We are also big fans of lengthening stitches when doing topstitching for a more visible decorative effect, such as we did on our Split Skirt Gardening Apron below.?

Your sewing machine's manual is likely to have a handy stitch chart of suggested settings and uses for the available stitches on your model.

Most machines have what are called "default stitch settings." These are length and width settings the manufacturer feels are optimum for most situations. For example, on the?Janome Skyline S5, the stitch length defaults to 2.4. In most situations, on most fabrics, this is the recommended setting.?

That said, you can adjust the length to best fit your situation, fabric or technique. The most common stitch length range is from 0.0 to 5.0, with 5.0 being the setting for machine basting or gathering and 0.0 the option for free-motion quilting with the feed dogs lowered. In the photo below, you can see our three lines of test stitching, from bottom to top: 5.0, 2.4, 1.0,?

First, you'll need to figure out where the stitch length adjustment indicator is on your machine. On the?Janome Skyline S5?there is a generous touchscreen, so it's easy to see the digital stitch length. The plus and minus arrows quickly adjust the length. The amount of fine-tuning between settings will depend on your machine. The most common increment is .5 mm.

If your machine has a smaller LED screen, there may simply be an indicator light to one side of the screen, such as on the Janome Magnolia?shown below. When this light is next to the stitch length symbol (often a dashed line) you can use the plus and minus buttons to increase or decrease the stitch length.

If you have a mechanical model, your stitch length will most likely be controlled by turning a knob, as seen on the Janome Magnolia 7318 below.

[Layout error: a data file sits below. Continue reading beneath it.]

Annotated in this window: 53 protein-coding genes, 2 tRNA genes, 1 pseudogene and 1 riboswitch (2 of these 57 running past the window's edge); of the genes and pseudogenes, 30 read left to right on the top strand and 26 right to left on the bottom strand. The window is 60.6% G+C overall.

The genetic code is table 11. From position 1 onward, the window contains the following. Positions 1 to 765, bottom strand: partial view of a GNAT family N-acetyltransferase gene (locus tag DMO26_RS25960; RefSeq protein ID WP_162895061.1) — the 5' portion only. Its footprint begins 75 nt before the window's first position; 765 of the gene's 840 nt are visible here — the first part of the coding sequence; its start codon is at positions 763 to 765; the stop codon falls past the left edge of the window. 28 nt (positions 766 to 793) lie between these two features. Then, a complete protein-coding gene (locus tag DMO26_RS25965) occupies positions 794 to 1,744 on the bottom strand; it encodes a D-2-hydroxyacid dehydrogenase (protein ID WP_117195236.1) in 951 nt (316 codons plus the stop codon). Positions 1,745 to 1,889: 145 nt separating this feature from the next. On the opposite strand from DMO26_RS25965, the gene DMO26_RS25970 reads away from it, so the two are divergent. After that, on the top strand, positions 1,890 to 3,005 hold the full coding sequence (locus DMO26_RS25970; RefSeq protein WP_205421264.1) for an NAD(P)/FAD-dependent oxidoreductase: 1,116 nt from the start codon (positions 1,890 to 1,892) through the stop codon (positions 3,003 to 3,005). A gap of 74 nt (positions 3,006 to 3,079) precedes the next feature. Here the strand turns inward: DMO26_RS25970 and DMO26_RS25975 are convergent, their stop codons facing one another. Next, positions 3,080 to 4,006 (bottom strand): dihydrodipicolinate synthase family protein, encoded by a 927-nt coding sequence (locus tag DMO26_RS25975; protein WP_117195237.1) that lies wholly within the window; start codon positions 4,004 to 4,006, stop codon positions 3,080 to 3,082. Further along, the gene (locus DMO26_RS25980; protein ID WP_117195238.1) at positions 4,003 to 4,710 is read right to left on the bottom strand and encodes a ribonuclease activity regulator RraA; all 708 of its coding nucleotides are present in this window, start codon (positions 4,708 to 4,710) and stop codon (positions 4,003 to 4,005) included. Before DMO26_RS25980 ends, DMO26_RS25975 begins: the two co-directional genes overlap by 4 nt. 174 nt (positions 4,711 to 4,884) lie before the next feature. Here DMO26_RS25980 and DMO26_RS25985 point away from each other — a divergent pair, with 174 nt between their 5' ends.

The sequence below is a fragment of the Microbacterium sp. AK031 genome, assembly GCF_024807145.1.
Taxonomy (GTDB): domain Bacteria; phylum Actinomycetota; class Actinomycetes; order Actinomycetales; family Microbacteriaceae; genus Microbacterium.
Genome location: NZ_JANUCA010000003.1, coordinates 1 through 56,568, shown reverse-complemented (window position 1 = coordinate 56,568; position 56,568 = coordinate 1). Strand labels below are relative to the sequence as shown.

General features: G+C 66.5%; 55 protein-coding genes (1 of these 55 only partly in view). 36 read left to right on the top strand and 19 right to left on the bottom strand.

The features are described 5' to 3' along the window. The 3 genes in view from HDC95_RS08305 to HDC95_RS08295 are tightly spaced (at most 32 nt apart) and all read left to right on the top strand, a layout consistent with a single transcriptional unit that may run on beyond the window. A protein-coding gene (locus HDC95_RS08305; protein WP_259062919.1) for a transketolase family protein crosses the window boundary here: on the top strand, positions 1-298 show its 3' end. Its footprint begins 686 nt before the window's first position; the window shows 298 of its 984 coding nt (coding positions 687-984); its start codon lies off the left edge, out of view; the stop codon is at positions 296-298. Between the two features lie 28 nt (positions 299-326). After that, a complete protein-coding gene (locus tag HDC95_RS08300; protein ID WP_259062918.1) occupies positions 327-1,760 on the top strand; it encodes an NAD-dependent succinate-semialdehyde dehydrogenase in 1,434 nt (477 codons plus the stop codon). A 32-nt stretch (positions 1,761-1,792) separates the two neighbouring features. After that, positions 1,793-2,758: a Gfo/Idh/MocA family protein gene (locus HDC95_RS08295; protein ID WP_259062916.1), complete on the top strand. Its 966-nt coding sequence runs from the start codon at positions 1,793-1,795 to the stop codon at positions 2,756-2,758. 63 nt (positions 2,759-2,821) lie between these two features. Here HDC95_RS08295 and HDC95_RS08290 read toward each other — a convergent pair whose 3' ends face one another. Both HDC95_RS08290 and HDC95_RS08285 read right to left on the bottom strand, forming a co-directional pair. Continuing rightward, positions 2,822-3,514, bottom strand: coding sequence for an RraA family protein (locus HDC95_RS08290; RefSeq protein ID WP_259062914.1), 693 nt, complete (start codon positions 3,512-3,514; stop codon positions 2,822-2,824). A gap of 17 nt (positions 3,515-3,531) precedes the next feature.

The smaller number (Number 1 below) is the shortest stitch length, and larger number (Number 4 below) is the longest. Turn the knob to set the stitch. As always, test the setting by stitching on a fabric scrap.?

Though the features described above will vary slightly by sewing machine brand and model, these basic rules apply to selecting and setting your stitch length. Some very high-end machines, like those offering embroidery or featuring more advanced computer and memory options, will have more in-depth methods for adjusting stitch length. For these, your best bet is to hunker down with the manual.

It's always a good idea to test your stitch settings on scraps of the actual fabric you will be using for your project to determine the settings. Remember, the seam ripper takes no prisoners! The more stitches per inch, the more stitches to remove. Not that you?would ever need to rip out a seam, but say you had a friend who made a mistake...

Look! Look! I have a new Sublime Stitching Journal out with Chronicle Books! Inside you have pages that are lined or gridded for lists, musings, projects notes or anguished poetry. Illustrations of my embroidery patterns are sprinkled (sprinkled, I say) throughout the journal. But the best part? The cover shows my embroidery work on the front and if you turn it over, it's the backside of the embroidery! I have to admit, it feels a bit like showing my underpants. People always ask to see the back of my work, and now here it is: knots and jumps and twists and bumps laid bare for you. See? Get it here.